Reynisfjara is the most famous black sand beach in Iceland. Here’s why this striking beach, a short distance from Vik, should be at the top of your Iceland itinerary.
Reynisfjara (also called Vik Beach) is one of Iceland’s ridiculously striking landscapes.
If you read the site often, you’ll know that Iceland is one of those countries I just can’t get enough of. From the Northern Lights to off-the-beaten-path spots, Iceland is filled with cool places to see.
I’d heard all the fuss about Vik Beach – and when I finally visited, I understood why.
This vast beach, framed by dramatic basalt cliffs and geometric columns is, quite frankly, amazing.
Planning to visit Iceland’s most famous black sand beach? Here’s what you need to know.
Visiting Iceland? You should also check out these pieces:
- Places to Visit in Iceland + Iceland Travel Tips
- Iceland’s Beaches
- What to Pack for Iceland
- Visiting the Reynisdrangar Basalt Sea Stacks in Iceland
Why Visit The Black Sand Beach in Iceland?
Iceland is a country known for its outstanding landscapes – even amongst these, Vik’s black sand beach stands out.
Maybe it’s the sheer size – the beach extends for several kilometres. Don’t believe me? Take a peek for yourself.
Maybe it’s the giant basalt stacks (officially called Reynisdrangar) that frame the top end of the beach, looming high like something straight out of another world.
Maybe, it’s simply because it looks like this.
Whatever it is, it’s safe to say that no trip to Iceland is complete without visiting Reynisfjara.
The beach is located just outside of the village of Vik i Myrdal (hence its nickname Vik Beach).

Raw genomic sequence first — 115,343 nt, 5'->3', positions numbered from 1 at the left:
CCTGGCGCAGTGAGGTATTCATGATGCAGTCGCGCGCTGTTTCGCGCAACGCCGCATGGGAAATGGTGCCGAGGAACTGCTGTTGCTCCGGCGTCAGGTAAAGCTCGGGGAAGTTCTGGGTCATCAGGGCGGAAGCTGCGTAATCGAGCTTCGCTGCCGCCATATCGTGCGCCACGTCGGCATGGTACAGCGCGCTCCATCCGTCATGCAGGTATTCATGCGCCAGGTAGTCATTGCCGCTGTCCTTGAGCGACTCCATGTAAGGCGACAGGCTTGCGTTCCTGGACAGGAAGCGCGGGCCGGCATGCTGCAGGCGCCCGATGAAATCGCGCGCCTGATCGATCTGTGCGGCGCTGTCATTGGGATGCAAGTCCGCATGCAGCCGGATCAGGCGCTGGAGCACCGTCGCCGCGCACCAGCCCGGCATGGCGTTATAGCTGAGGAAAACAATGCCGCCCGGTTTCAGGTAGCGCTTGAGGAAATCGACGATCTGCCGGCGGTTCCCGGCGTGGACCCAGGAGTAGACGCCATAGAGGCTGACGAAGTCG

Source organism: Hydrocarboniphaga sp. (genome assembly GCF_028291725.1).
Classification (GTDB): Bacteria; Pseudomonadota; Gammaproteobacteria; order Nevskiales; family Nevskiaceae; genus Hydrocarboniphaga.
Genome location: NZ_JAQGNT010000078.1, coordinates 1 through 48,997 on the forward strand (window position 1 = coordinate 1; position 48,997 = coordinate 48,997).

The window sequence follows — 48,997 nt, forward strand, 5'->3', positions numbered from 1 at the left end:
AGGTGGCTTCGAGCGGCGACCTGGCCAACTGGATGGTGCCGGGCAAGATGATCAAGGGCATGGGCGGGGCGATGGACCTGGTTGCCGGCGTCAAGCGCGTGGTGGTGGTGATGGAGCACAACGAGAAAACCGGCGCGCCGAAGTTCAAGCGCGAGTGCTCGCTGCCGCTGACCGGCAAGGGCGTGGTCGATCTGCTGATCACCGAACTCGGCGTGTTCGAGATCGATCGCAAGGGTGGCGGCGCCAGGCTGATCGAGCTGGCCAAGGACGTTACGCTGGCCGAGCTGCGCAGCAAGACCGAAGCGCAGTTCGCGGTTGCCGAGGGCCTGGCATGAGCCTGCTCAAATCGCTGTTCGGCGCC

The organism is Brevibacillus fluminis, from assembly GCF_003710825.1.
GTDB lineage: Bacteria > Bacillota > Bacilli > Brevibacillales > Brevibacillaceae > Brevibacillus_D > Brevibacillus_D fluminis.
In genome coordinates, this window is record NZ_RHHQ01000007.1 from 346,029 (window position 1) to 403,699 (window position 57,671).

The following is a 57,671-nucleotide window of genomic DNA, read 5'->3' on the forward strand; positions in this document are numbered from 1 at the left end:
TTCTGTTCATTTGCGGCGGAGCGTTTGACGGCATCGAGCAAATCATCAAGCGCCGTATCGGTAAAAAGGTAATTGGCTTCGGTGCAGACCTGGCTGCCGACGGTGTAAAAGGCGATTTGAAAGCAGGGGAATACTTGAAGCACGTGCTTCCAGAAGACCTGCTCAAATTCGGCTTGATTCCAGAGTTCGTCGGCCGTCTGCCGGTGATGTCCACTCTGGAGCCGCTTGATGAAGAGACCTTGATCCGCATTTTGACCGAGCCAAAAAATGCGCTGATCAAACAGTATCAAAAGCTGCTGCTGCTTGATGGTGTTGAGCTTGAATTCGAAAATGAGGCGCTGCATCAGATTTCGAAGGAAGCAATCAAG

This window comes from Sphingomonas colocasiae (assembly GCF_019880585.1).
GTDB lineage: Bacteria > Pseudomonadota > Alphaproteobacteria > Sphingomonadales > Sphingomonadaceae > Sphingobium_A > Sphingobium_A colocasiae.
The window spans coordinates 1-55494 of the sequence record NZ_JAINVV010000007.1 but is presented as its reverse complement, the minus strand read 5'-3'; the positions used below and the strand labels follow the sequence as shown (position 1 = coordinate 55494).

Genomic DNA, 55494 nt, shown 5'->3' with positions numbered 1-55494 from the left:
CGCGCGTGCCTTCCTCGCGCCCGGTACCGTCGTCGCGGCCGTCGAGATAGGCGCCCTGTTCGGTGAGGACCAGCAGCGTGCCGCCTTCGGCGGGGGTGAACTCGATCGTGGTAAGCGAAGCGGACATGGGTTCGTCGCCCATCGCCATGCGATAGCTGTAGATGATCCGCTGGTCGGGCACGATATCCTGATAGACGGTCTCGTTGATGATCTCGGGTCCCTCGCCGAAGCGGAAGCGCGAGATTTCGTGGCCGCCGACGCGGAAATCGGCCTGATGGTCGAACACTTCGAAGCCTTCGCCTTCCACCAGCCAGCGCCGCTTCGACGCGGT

Why are there Black Beaches in Iceland?
Striking as the black sand beaches in Iceland are, you have to question why they exist in the first place.
The answer is pretty simple.
Iceland is a very volcanic country. The reason that there are black sand beaches in Iceland is because the sand is ground down from black volcanic rocks, formed from lava that has cooled and solidified.
Most of Iceland’s volcanic rock is basalt (which is what the crazy basalt columns behind Reynisfjara beach are formed from).
There are also a number of other kinds of black volcanic rock on the island, including tholeiite and gabbro.
Reynisfjara itself was created when a nearby volcano (which is currently dormant and has been for almost 100 years) erupted.
The lava from the eruption flowed down onto the beach, cooling and solidifying when it met the water.
The rock that formed gradually eroded into the small gravelly pebbles we see today and voila – Iceland’s famous black sand beach was born.
Did you know that there are also pink sand beaches in Iceland? Check out this guide to beaches in Iceland to see more of the country’s stunning destinations.
Where is Reynisfjara?
Reynisfjara is on the South Coast of Iceland, just off of the country’s famous ring road. It’s about a two and a half hour drive from the capital Reykjavik.
I’ve given more information and a map of Reynisfjara’s location towards the end of this article.
Wait a Second… Do I Recognize Vik Black Sand Beach from Game of Thrones?
Yes! I knew there would be some beady eyed Game of Thrones fans among you.
Reynisfjara beach pops up a few times in Game of Thrones as a couple destinations North of the Wall and Eastwatch.
Iceland features heavily in the hit show and is totally a must-visit for anyone keen on seeing the filming locations in real life.
PS, don’t forget to check out the other awesome Game of Thrones destinations I’ve written about like Dubrovnik and the Real Alcazar of Seville.
Reynisfjara has also been used as a filming location for a number of other films and TV shows – Noah, Star Wars: Rogue One and Star Trek: Into Darkness among them.
Reynisdrangar: What Are the Basalt Sea Stacks on Vik Beach?
As I mentioned before, the Reynisdrangar sea stacks are one of the things that make this black beach in Iceland so special.
But there’s much more to these stacks than meets the eye. They’re the subject of many a local folklore.
Legend has it that the stacks are actually trolls who were turned into stone!